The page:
Brian

mrlowry
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Re: Paul McCartney - Chaos and Creation

So you want to know what I think of Paul McCartney's "Chaos and Creation in the Backyard." Here goes. "How Kind Of You" or a distressed guinea pig Paul Mccartney has shut in a small cardboard box? You decide, I'm not playing it again. You've probably guessed that I don't like Paul Mccartney very much. It's due to being assaulted by things like the last gasp of a boiling lobster, or "Jenny Wren" as it is known on the back of CD. To be honest, it's been a long time since I've heard an album quite this bad. I do this for a living, and you won't believe the shit you get sent as the 'Next Big Thing'. Take track four, "At The Mercy" for example - if I'd wanted a recording of a troupe of clowns honking away in their clown car going around and around the circus ring with no hope of ever stopping I'd have asked for it. Take it away and put it out of its misery. Please.

It is difficult to stop yourself from throwing a brick at your CD player when tosh like a track like "Friends To Go" comes out of it on a regular basis. We should ban things like "Too Much Rain" from ever being played on public radio. Oh? We have? Well, I'm starting a campaign to ban it from being played in private too. Oh my god. I've clearly missed the whole point of this album - until you listen to "Riding To Vanity Fair" you've no idea that the sound of nails being slowly drawn down a blackboard by the Marquis De Sade is what Paul Mccartney was trying to create all along.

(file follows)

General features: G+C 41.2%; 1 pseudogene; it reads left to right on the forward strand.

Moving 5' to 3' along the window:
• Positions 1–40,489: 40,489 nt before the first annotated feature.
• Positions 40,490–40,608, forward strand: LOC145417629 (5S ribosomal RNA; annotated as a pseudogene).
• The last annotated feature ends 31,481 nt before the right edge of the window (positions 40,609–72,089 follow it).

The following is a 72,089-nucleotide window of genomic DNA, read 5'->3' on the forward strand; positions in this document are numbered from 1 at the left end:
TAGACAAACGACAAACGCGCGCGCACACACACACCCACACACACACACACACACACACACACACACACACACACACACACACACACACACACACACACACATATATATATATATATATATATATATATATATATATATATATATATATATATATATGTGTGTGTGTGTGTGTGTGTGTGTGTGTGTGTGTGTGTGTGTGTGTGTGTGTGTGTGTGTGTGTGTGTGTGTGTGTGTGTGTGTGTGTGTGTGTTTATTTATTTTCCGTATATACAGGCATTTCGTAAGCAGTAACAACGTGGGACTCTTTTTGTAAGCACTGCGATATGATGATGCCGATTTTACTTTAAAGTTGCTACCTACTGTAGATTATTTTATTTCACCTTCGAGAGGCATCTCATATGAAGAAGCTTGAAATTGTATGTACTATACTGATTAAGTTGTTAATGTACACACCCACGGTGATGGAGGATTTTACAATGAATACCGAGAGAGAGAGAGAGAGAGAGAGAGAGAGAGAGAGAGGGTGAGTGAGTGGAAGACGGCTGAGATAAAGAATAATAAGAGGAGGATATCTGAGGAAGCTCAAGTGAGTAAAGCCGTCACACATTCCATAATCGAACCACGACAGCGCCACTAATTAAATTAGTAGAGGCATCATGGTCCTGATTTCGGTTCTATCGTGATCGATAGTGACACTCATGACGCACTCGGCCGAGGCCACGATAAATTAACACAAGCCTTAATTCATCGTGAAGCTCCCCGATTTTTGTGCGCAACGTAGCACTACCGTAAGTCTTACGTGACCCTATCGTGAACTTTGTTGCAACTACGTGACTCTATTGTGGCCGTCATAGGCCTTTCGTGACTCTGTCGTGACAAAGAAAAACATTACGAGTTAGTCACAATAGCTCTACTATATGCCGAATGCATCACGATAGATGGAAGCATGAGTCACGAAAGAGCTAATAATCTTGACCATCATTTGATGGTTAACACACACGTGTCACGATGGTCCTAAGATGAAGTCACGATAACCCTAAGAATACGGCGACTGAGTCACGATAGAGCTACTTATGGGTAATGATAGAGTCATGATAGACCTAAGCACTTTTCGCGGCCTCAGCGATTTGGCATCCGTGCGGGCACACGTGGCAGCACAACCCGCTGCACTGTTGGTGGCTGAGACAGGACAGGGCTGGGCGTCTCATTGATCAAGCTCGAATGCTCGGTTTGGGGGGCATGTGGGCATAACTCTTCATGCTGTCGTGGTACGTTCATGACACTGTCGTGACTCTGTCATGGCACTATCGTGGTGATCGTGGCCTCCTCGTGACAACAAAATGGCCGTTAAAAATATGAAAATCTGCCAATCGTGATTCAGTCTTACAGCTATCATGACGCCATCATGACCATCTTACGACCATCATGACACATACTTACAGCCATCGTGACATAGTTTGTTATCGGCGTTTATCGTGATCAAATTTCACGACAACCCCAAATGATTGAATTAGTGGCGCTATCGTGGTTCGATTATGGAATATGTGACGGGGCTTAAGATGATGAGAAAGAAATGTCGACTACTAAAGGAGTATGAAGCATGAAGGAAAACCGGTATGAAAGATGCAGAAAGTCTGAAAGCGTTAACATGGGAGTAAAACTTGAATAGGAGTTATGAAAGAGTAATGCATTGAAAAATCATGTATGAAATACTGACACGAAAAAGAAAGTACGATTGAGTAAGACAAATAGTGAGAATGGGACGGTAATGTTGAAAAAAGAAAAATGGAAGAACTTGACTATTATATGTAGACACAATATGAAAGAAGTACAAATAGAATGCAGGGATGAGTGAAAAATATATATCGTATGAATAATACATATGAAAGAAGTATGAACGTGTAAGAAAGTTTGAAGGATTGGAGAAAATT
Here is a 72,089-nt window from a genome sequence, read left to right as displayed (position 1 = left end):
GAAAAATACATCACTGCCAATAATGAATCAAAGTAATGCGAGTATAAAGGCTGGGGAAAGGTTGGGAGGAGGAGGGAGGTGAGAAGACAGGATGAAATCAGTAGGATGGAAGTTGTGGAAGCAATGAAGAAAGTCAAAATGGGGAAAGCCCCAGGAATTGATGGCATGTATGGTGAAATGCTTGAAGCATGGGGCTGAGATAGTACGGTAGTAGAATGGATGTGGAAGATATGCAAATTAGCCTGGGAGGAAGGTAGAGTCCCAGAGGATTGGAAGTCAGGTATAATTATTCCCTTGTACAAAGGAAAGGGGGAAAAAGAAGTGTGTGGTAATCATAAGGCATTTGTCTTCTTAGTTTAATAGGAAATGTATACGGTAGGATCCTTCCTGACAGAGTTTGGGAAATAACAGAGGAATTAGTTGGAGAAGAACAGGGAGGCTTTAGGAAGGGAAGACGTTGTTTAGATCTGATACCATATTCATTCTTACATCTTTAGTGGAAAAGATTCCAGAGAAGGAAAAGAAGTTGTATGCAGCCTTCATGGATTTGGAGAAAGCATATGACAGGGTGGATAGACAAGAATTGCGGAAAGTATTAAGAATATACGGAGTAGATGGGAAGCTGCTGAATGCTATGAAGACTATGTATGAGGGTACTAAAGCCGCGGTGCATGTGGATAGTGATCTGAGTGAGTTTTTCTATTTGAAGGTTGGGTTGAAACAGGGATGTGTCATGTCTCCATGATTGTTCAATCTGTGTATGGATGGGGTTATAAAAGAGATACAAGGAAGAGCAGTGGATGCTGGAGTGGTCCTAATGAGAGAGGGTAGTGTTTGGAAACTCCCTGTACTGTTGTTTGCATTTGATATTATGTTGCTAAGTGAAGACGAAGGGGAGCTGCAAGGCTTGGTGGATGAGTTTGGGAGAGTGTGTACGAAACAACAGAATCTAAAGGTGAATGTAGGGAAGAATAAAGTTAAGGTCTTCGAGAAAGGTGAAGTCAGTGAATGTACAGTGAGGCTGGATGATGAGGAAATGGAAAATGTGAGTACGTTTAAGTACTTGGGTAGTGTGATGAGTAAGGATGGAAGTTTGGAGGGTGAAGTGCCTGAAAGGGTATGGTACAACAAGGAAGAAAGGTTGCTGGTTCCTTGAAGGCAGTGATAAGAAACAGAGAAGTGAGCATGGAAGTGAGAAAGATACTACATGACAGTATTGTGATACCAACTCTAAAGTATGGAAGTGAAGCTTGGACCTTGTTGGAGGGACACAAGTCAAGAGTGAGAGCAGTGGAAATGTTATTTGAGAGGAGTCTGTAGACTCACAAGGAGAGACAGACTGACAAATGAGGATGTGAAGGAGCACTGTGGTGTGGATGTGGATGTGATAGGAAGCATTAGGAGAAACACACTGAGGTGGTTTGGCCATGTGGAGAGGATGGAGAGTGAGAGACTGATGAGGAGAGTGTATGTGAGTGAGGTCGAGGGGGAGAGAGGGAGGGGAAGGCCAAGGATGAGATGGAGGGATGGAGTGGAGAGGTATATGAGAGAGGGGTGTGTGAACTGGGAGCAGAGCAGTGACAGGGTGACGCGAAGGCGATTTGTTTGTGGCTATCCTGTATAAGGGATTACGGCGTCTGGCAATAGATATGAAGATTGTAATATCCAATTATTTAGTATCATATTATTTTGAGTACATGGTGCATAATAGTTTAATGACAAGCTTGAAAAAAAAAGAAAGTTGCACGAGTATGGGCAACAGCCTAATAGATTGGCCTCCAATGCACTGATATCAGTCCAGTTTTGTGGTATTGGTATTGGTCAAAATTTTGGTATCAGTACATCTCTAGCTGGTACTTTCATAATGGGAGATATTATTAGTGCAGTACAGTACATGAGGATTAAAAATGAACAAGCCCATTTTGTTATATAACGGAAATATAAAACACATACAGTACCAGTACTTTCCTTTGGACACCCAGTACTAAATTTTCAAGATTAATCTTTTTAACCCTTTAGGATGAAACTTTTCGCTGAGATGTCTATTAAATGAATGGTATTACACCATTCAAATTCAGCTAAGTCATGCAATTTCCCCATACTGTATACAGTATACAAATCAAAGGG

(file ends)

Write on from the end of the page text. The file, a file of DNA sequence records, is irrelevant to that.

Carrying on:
In fact, I wish Paul Mccartney had never been born.

Just kidding, put the gun away. That was randomly generated by this site, http://www.chthonicionic.net/bile/ What did I really think of McCartney's "Chaos and Creation in the Backyard?" Well in short I liked it quite a bit. The problem with most McCartney albums is that he is such a talented song writer completely surrounded by yes men that he rarely stretches his creative muscle much anymore. No one has the guts to tell him that something utterly sucks, after all he is Sir Paul McCartney for God sakes. He can come up with a brilliant melody and some clever chord changes over lunch and by the time the checks arrived he's written some passable lyrics on a ketchup stained napkin. When he gets back to the studio the yes men fall all over each other to be the first to tell him how great it is. I guess that being a former Beatle has that effect on people. The new album is different. The producer insisted on the banishment of McCartney's gang of yes men from the studio, and it shows. McCartney plays many of the instruments himself giving the whole album a personal, almost intimate feel. The album has a melancholy to it that really is very refreshing. It also sounds more organic and less slick than his recent works which makes you pay more attention to the songs, not the production.